Aug 31, 2008 rated it it was amazing
Recommends it for: everyone
Recommended to Holly by: Dr. Sandra Lubarsky
Shelves: sus-601
Really solid book. Great reading and left me with much to think about.

Pretty intense book to read and then to watch THE SNOWBOWL EFFECT - a documentary about what's going on at the Snowbowl, a ski resort in the San Francisco Peaks just outside of Flagstaff. (Basically, Humphry's Peak is the central altar for the Hopi and a sacred place for 13 tribes in the Southwest. The Snowbowl wants to use reclaimed wastewater to make snow there for skiing. The wastewater is coming from businesses, the hospi
Feb 04, 2010 rated it really liked it
Shelves: religion
An important book, especially for anyone who likes to rock-climb or got four-wheeling. Deloria is perhaps what today we call a religious extremist, but his university educated mind channels the point of view sorely lacking in today's discourse in religious tolerance: that of Native peoples. In a world where we are told that we need to listen to the shrill, self-serving tripe of "Creationists" demanding that we teach "Intelligent Design", this book presents, what may be fundamentally similar view ...more
Mar 04, 2013 rated it it was ok
Deloria gives a thorough, and often humourous, attack on American Christianity. In short, it has failed to save humanity, but has actually contributed to deep flaws within contemporary life. Many of Christianity's basis assumptions are suspect. His analysis of the problem -- separation from the land. Whereas Christianity may have made sense in a Near Eastern landscape, it has escaped its land and its ethnicity.

In response Deloria offers the spiritual practices of Native American religion, which
Sarah Beaudoin
Oct 18, 2007 rated it liked it
I wish I had read the first edition of this book, instead of the revised 30th anniversary edition. I picked this book up because it is known as one of the foremost books on Native American religion. However, it read much more as an criticism of Christianity, which is fine, except that was not the book I was hoping for. Because must of the commentary examining Christianity concerned recent events, I am curious if the earlier editions focus more on Native American religion.

I would not hesitate to
Kevin welter
Sep 30, 2008 rated it it was amazing
Vine Deloria Jr. does for spirituality and responsibility to the earth and community with God is Red, what he did for history and perception of policies in Custer Died For Your Sins he sets it straight. He offers an interesting missing piece and alternative history for all that seek to find the truth.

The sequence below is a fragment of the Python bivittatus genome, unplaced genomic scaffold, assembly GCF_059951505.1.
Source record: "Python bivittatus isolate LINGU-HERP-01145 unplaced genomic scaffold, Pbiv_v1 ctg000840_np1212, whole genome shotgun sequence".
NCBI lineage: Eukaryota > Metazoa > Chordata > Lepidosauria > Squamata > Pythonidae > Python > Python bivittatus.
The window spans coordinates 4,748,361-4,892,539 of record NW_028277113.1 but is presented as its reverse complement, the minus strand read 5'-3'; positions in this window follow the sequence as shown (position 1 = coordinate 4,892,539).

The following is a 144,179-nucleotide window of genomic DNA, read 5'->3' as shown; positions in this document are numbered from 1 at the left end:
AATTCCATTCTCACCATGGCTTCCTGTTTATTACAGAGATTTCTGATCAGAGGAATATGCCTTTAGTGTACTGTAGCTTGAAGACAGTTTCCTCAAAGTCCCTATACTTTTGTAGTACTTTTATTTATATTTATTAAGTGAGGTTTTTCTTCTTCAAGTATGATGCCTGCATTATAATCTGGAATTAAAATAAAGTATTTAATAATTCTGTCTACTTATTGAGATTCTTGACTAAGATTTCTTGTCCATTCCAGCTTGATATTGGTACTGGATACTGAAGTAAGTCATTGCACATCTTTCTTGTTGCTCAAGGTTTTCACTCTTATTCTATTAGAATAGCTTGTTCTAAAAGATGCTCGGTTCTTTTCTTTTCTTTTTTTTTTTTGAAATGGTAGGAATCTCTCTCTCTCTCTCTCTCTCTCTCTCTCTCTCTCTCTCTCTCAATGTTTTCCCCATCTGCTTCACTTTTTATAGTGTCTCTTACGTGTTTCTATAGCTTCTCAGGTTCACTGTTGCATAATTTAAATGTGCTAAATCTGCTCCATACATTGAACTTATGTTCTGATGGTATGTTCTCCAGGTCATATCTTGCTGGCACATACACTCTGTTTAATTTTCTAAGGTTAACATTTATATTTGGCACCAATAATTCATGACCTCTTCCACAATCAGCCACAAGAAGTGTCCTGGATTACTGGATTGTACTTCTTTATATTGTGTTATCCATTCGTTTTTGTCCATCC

May 16, 2011 rated it it was ok
I really was expecting to hear the native view of God with stories from the various tribes. Instead it seemed to be an attack on Christian religions, and while I think there's a lot to be criticized about the way Christian religions are run, I could read that in any number of other books. I wanted a NATIVE view. I probably should have give this 1 star.
Dec 25, 2011 rated it it was ok
Honestly, read allison's earlier review below. She said everything I would say, but more eloquently than I could.

While I feel this is an important subject, circular and flawed logic is not the best way to examine it.
Jun 25, 2017 rated it liked it
Finally finished (skimmed through the last 100 pages), not as impressed as I thought I would be. Some of the sentiments, of course, were beautiful and real, and I appreciate this book for saying all of that. But there were elements that were so far above my head I felt on a completely different level, and there were also elements so over-simplified I felt more intelligent than the target audience. I think this is why I don't read nonfiction very often.

Vine Deloria describes the state of religion in the United States as it pertains to both caucasian history and beliefs and native history and beliefs. He describes the way that the Christian religion has failed the earth and is now failing people and the ways in which tribal religions are better able to help people live good and fulfilling lives in harmony with each other and with the planet. Some highlights include: a rationalization of the 'ancient astronauts' theory, a log of how natives have ...more
Jan 13, 2009 rated it liked it
Don't fooled by the title. This book is only about the litagation the 652 federally recognized tribes have used to obtain the rights they deserve. Litagation that is still in the process in some cases. If you are a law student, Native American (American Indian) Studies Major, or highly political, you should read this book.
Mar 06, 2013 rated it liked it
Short review: Oftentimes fascinating explanation of Native American spirituality/culture, but compare-contrasts with Christianity frequently become unnecessarily snarky and condescending of "the other side." Half enthralling, half aggravating book.
Aug 14, 2010 rated it it was amazing